Photo of Lord Scriven Lord Scriven Democratiaid Rhyddfrydol

My Lords, evidence shows that refugees will choose official routes over smugglers, where they represent a realistic alternative. Therefore, to smash the smugglers’ deadly trade, will the Government look at piloting a refugee visa, as outlined in a report by Safe Passage?

Photo of Lord Sharpe of Epsom Lord Sharpe of Epsom The Parliamentary Under-Secretary of State for the Home Department

My Lords, no, I am afraid the Government are going to be consistent in this particular regard. As I said earlier in my initial Answer, there is no provision within our Immigration Rules for somebody to be allowed to travel to the UK to seek asylum or temporary refuge, so I do not think that visa is on the table.

Photo of Lord Kennedy of Southwark Lord Kennedy of Southwark Shadow Chief Whip (Lords), Deputy Chairman of Committees

My Lords, since the passing of the Illegal Migration Act, how many children have come over on small boats, how many are now subject to removal provisions and how many made those crossings unaccompanied?

Photo of Lord Sharpe of Epsom Lord Sharpe of Epsom The Parliamentary Under-Secretary of State for the Home Department

I am afraid I do not have those statistics. I will write to the noble Lord.

Photo of Lord Singh of Wimbledon Lord Singh of Wimbledon Crossbench

My Lords, I have seen figures that suggest that those who come in small boats to seek asylum constitute less than 5% of net annual immigration. Can the Minister explain why the Government are obsessed with trying to exclude those fleeing persecution and seeking refugee status in this country, while ignoring the Christian teaching of welcoming refugees?

Photo of Lord Sharpe of Epsom Lord Sharpe of Epsom The Parliamentary Under-Secretary of State for the Home Department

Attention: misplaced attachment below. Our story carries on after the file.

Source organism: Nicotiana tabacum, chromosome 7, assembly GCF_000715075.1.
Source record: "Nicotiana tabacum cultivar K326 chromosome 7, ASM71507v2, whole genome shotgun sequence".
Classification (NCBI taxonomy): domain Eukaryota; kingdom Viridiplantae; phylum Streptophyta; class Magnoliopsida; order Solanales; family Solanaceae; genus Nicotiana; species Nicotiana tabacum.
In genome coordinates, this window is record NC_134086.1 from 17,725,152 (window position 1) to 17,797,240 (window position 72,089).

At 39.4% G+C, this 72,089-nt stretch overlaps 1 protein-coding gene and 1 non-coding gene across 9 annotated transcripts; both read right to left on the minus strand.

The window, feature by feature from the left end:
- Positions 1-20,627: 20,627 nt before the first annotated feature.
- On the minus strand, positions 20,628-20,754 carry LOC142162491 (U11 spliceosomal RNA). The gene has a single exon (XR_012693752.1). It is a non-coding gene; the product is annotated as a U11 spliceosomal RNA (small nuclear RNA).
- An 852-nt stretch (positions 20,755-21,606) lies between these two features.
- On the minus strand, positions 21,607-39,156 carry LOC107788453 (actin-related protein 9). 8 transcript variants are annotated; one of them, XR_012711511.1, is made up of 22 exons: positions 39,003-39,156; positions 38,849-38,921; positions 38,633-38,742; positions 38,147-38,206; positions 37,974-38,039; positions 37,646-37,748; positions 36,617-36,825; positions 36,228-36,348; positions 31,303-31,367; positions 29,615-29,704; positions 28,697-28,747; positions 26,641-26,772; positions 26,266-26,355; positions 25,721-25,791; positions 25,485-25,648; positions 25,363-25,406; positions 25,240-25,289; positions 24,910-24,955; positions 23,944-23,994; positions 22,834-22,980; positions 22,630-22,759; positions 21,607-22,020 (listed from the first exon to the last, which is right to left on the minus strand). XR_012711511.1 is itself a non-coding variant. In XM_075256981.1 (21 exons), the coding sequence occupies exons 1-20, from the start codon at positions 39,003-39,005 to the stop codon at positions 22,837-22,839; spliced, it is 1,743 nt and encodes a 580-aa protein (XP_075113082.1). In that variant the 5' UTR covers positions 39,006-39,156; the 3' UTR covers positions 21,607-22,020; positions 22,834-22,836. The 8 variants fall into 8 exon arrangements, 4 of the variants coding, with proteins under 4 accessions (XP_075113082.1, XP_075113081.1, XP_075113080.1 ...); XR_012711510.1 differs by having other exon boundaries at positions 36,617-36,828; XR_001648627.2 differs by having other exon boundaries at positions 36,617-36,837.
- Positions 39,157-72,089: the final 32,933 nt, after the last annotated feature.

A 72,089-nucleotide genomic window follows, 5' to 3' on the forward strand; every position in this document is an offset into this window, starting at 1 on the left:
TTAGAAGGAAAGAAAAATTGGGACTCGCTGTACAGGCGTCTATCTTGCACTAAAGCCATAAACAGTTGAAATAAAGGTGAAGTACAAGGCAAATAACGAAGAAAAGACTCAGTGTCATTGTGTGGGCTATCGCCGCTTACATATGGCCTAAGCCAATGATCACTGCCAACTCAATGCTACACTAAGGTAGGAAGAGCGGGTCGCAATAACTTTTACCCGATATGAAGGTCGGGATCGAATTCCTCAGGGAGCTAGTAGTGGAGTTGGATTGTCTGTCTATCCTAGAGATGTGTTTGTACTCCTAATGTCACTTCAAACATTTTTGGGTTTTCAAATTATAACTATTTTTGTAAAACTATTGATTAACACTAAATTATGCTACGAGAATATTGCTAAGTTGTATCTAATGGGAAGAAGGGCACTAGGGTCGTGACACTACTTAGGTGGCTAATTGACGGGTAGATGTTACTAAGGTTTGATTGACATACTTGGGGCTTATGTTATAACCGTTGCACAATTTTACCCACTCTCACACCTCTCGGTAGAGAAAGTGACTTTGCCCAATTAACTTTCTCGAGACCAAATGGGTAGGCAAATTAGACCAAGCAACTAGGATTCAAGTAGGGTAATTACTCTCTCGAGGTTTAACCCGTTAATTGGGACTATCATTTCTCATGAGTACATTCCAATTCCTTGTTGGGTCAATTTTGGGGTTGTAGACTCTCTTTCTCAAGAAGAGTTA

The answer is twofold. First, we have welcomed over half a million people, so that is very much a vindication of the Christian principle. Secondly, we are not obsessed with the asylum seekers themselves; we are obsessed with putting criminal gangs out of business, and I make no apology at all for that.

Photo of Baroness Lister of Burtersett Baroness Lister of Burtersett Llafur

My Lords, the Minister, in a rather throwaway remark, acknowledged there are still children from Afghanistan who are stuck in Pakistan. Can he give us any estimate of just how many children, who should have been able to come to the UK because they are entitled to on the routes set up, are stuck there?

Photo of Lord Sharpe of Epsom Lord Sharpe of Epsom The Parliamentary Under-Secretary of State for the Home Department

I apologise if it sounded like a throwaway answer, but I do not think it was. I am afraid I cannot give you that information, and I do not think it would be wise to do so.

Photo of Lord Trefgarne Lord Trefgarne Ceidwadwyr

My Lords, may I ask the same question that I asked yesterday and to which I got no reply? Is it the case that the Falkland Islands are being considered as an alternative to Rwanda?

Photo of Lord Sharpe of Epsom Lord Sharpe of Epsom The Parliamentary Under-Secretary of State for the Home Department

My Lords, I am afraid that I have to go back to my answer from yesterday. I have read the newspaper reports. I have no particular knowledge of whether the Falkland Islands are being considered or not; I will endeavour to find out.

Photo of Baroness Hussein-Ece Baroness Hussein-Ece Democratiaid Rhyddfrydol

My Lords, can the Minister confirm whether the reports are true that there are at least 100 unaccompanied child refugees in hotels at present, despite this being declared unlawful by the courts?

Photo of Lord Sharpe of Epsom Lord Sharpe of Epsom The Parliamentary Under-Secretary of State for the Home Department

My Lords, I do not think that it was declared unlawful by the courts. The fact is that there were some issues with regards to a particular county, and, as far as I understand it, the courts basically reaffirmed that there is a statutory duty on local authorities to look after unaccompanied asylum-seeking children. In terms of the support that is available to those councils, we have made a considerable amount of money available, and we are working very closely with the councils that are involved in order to make that happen.